Two Months

Right away I knew. 

Of course, you never really know, do you? Not with epilepsy. 

But I knew. 

For the first time in eight years, no aura. I was walking out the door, my hand on the knob, when I realized it. There came a whisper, almost a gasp, and I heard myself say, "Wow." Had epilepsy cleared my system? For five months, instinct had said I was traveling somewhere — to a place where the sun rises within you. 

It was gonna be the sunrise of my life. But this
 destination looked like nothing. Felt like nothing. It shouldn't have surprised me. Epilepsy is an invisible illness. Even, apparently, in remission. 

Outgrowing it at 33, I hadn't heard of that. People tend to outgrow it in puberty, not 20 years later. Yes, I had suspicions. They were written in sand. The internal monologue went like this: "I've outgrown epilepsy. I've outgrown epilepsy! Haven't I?"

At 13 and 18, I tapered off under doctor supervision — stayed off for 7 and 10 days. It didn't last, but the hope did. Once you taste hope like that, it stays with you forever. After another seizure at 20, Dr. Sullivan looked me in the eye. "At this point, you probably won't outgrow it." I nodded and let him have his say. He's not God, I thought. Just a man.

Over time, it mattered less. By 2004, anticonvulsants had been part of life for 31 years. Sleepovers, all-nighters, summer camps, career moves. Through it all, the doses kept coming. Sometimes the drugs made me forgetful. With any doubts, I took them again. Better that than not at all.
                                                                                                                                                  
Nothing scared me more than the prospect of a tonic-clonic seizure. It was weird, because I'd had so few of them. And yet daily pill taking seemed to project another. The drugs reinforced the notion that seizures not only were possible but likely. So went the script etched upon my brain. With each passing year, the words became more engraved. I absorbed them as I did nutrients — completely and unknowingly.

With Dad's career, our lives were steeped in Medicine, just as mine was steeped in the lowercase version. If there was enchantment in my youth (and there was plenty), Medicine, and medicine, only fueled the fable. As kids, we played "Doctor," not with toys, but with Dad's stethoscope and blood pressure cuff. When a friend pumped the band too tightly on my brother's arm, they got it off in the emergency room (the real one).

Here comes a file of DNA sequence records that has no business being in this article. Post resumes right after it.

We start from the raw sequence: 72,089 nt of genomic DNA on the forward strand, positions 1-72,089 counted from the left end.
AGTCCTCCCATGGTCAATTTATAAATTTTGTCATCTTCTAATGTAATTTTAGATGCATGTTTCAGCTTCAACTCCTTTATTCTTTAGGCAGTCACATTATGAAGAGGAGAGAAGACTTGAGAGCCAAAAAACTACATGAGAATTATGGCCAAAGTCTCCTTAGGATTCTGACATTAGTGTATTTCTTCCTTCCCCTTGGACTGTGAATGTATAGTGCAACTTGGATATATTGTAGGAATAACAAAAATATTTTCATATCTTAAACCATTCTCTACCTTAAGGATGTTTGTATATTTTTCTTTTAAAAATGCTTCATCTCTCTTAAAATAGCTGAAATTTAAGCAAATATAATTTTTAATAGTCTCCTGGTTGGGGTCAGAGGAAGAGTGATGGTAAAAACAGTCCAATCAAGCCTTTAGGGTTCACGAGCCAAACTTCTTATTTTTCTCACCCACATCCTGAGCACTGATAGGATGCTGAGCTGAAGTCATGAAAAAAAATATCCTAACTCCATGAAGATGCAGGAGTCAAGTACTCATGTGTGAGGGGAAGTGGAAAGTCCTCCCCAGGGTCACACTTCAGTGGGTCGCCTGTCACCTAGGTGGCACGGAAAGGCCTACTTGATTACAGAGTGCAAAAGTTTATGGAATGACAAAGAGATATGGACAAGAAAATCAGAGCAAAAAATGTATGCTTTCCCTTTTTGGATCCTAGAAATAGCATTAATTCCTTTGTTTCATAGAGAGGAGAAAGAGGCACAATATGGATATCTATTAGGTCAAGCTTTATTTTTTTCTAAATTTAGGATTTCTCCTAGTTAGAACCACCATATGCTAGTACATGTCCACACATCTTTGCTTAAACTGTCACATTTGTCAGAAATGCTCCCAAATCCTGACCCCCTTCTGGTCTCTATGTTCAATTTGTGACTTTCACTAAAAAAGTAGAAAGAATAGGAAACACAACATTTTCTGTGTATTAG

In the world of medicine, Mom and Dad understood the importance of taking it. They instilled that belief in me. Prescriptions were part of childhood, and by all accounts, childhood was idyllic. Much like fairy tales, pills became a bedtime ritual. I can't say I cherished it. But the Brothers Grimm scared me more than the Phenobarb did.                                                                             
From my tip-toes, I watched Mom crush the tablets with the back of a spoon, mix them with applesauce. Such everyday moments were infused with love, and it escaped in her voice when she said, "Here you go, honey." Checkers was a puppy then. She stood at my feet, her brown eyes growing big as if the blend were a treat. By 9, I was swallowing pills whole, washing them down with a glass of water. When my older cousin said she couldn't do that, I swelled with pride. 

There's a big difference between coming to epilepsy as an adult and coming to it as a 2-year-old. When you're older, you have to grapple with "life before the diagnosis" and "life after." When you're a toddler, there's just life. It's a life on anticonvulsants. In three decades, I experienced three tonic-clonic seizures. That was the tradeoff, and it was a great one. If I took the pills, I lived seizure free. Simple as that. When I stopped taking them, the outlook became bleaker.
                                                                            
So I didn't stop.              

Which made the decision that much more unlikely. That I came to it at all shows how much had changed. 
Later, Dr. Sullivan would call me "reckless." 

It only looked that way.

Instinct drove it, so I had to listen. The aggressive style looked nothing like the cautious approach I'd honed in the world of Medicine; I barely recognized myself at the wheel. Medicine is a realm of personal responsibility, where you consult your doctor on important decisions, and if you can't do that, you consult your dad. 

I planned to do neither. 

It had everything to do with the negative thoughts. If not for them, I would have let it all go. When they started messing with my head, I opened my mind to alternatives without knowing what they could be. 

By September, I'd been biding my time for a year. Waiting for a moment to pounce, I never dreamed it could come so soon. I found myself with a rare opportunity — to prove to myself that I wasn't crazy. I wasn't about to blow it. 

Two months, I told myself. Two months without an aura. After that, let the tapering begin.

© 2020 Beth Geraci

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